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Elvis Producer Gail Berman Remembers the Late Lisa Marie Presley – The Hollywood Reporter


After a career spanning decades and industries, producer Jill Berman needs no more accolades on her resume. She has produced theater (including the Tony-nominated original play for Joseph and the Amazing Technicolor Dream Coat in 1982 (TV)Buffy the Vampire SlayerAnd angel And the last Netflix Wednesday) and animated films (Addams family). She has served as President of Paramount Pictures and Producers Guild of America. But, surprisingly, Elvis It’s her first foray into a feature film, and she just so happens to be responsible for her first-ever Academy Award nomination.

The road to bringing Presley’s story to life wasn’t easy — COVID shut down production, and star Tom Hanks was among the first celebrities to contract the novel coronavirus in 2020. Finding an actor to take on the iconic role of Elvis Presley also proved tricky. But in the end, Austin Butler carried the movie to a whopping eight Academy Award nominations. The film was shot exclusively in Australia, under the watchful eye of director-producer Baz Luhrmann and his marital and creative partner, Kathryn Martin, who is also nominated for an Academy Award this year for costume design and production.

Berman recently spoke with THR About how you managed to bring Elvis From a fleeting idea in her office to the massive cinematic success it is today.

Can you tell me about your engagement story? Elvis?

A friend of mine named Mark Graboff went to a company called Core Media, which owns a bunch of different properties, [including] Elvis estate. My crew and I would sit down and say, “Wouldn’t it be cool to do something with Elvis? But what would it be that would move the ball forward and tell the story in a way that hadn’t been told before?” Baz Luhrmann’s name popped up in the conversation. I was like, “That’s it. Buzz, using it for music, checking it out for America…” I picked up the phone, called Mark Graboff, and said, “Here’s my show: Buzz. Elvis. He said, ‘That’s a good idea.'” I said, “It’s Good idea, isn’t it? Let me run with it.” Then I called Buzz’s agent. A few days later he called me [back] And Baz said it was fun. I went to see Baz [and] He spent several hours with him. By then I had formed a few more ideas, and really sat back and listened to him talk about it. He knew a lot about Elvis and a little bit about how interested he was in telling the story.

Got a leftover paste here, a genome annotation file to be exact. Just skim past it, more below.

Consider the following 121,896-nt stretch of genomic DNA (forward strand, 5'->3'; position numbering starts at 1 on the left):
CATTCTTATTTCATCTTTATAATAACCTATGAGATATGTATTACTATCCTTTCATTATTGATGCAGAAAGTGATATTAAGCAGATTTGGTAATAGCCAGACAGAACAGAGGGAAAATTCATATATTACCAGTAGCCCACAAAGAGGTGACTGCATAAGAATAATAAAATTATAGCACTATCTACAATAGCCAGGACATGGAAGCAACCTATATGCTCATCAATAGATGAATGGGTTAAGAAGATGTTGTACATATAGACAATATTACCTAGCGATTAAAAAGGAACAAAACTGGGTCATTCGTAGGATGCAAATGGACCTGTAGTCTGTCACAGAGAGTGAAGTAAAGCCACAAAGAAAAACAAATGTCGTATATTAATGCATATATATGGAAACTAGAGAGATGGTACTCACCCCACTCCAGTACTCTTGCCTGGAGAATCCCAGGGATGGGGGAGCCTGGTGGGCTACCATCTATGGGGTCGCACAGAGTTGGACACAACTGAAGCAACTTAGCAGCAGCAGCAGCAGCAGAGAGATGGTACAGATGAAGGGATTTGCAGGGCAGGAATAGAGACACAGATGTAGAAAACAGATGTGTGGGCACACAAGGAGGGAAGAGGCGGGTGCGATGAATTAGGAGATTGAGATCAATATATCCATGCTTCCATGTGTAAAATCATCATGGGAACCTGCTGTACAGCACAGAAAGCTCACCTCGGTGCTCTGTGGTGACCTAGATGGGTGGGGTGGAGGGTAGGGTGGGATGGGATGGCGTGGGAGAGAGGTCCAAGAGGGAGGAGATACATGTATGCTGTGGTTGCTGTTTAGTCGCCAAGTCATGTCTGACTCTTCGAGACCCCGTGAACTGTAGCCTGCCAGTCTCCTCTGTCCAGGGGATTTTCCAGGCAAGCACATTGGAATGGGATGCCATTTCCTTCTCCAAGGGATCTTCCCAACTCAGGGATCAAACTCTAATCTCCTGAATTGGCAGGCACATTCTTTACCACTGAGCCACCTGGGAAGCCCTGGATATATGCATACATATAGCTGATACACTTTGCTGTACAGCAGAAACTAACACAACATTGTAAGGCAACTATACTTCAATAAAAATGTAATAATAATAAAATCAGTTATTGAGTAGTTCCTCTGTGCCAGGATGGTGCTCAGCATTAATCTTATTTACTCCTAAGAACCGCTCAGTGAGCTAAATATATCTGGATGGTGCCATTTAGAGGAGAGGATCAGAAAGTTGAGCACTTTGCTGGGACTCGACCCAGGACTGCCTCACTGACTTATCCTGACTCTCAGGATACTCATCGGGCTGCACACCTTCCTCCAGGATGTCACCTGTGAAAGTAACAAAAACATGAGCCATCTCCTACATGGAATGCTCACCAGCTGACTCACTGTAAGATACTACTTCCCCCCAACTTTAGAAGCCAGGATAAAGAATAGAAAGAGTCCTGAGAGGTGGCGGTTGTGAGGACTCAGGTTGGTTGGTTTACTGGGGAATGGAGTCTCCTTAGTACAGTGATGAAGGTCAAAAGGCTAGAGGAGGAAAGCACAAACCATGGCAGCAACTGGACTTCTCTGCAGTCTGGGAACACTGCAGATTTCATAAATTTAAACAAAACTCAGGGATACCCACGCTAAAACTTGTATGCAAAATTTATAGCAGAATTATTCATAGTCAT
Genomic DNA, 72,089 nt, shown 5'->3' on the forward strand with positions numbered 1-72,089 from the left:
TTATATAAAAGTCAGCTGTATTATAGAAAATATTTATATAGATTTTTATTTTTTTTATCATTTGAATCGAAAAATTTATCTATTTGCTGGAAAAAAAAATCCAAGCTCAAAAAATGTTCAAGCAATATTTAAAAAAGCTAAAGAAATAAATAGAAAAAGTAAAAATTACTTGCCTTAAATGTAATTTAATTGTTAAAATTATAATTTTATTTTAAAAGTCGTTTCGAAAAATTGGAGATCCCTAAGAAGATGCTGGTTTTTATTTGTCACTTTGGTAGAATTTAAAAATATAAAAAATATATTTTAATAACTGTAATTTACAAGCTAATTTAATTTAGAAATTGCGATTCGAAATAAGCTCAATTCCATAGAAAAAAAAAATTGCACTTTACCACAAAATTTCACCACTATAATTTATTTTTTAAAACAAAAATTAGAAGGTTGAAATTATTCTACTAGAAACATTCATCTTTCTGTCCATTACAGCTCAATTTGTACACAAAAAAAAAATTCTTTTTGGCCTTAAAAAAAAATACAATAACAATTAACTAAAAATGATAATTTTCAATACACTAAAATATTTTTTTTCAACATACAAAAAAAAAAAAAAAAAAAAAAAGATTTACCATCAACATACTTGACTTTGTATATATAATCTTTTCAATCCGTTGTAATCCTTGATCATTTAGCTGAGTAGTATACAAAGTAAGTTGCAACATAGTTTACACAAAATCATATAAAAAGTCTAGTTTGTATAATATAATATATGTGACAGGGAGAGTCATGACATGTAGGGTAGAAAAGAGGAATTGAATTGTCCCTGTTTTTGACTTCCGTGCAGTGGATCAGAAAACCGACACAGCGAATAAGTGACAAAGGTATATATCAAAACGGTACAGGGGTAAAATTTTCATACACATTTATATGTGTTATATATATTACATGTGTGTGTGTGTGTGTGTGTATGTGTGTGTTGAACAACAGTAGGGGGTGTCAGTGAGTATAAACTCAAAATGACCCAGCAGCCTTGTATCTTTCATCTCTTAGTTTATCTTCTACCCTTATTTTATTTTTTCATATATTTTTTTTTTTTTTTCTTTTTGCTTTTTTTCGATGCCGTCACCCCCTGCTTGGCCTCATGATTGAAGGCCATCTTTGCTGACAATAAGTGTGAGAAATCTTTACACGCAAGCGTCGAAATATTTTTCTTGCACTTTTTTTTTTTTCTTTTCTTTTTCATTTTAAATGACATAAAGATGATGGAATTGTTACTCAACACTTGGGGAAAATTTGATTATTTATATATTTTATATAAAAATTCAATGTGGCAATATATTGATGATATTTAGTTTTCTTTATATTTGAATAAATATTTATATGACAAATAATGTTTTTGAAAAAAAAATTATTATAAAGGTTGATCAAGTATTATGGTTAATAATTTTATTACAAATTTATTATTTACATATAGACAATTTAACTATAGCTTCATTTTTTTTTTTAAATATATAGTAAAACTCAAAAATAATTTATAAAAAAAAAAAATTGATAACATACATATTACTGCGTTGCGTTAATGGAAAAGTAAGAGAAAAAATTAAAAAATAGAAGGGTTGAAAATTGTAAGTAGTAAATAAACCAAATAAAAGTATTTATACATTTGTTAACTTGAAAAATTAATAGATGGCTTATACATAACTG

And then when you’re looking to cast Elvis – what was that casting like?

It’s a six-month process. It is not a typical audition in and of itself. Buzz’s casting process is very different from others I’ve participated in. At a certain point, I got a call from him saying, “I’m ready to show you screen tests.” I didn’t know who his chosen one was. When I came along, I was watching them blindly without knowing, and to me, it was very clear that Austin was the one. We flew to Los Angeles two days later and showed it to the studio.

Obviously the big challenge was the COVID delays. How did you manage to cross that finish line?

We were all in Australia, January of 2020, doing table reading. Everyone was there: Tom Hanks, Austin, and the rest of the cast. We were supposed to start shooting sometime after that. Very shortly after that, I got a call from Warner Bros. – It was absolutely amazing, the news that Tom Hanks and Rita are [Wilson] Both were infected with what was then known as the coronavirus. It was a pretty scary call, mostly because none of us knew what the ramifications would be, for both Tom and Rita’s health. And then, of course, the movie. Warner Bros. told us. It will close the movie. It was devastating on so many different levels. I moved back to LA because I was doing pilot work. That pilot has been closed. Then we all shut down. And what I saw during that time was the great production capacity of Baz Luhrmann and Katherine Martin. They were great partners, they were on the ground in Australia, doing the production work there. Our five-member partnership [also including Patrick McCormick and Schuyler Weiss] They each had a different area during this whole thing. I was in Los Angeles, and Patrick was in New York. Austin remained in Australia. He was committed to getting that work done and wanted to be ready, should that happen. Then Tom [Hanks]And, amazingly and sweetly, he decided he was going to go back and do it. We compiled it in August, and we launched it in August of 2020.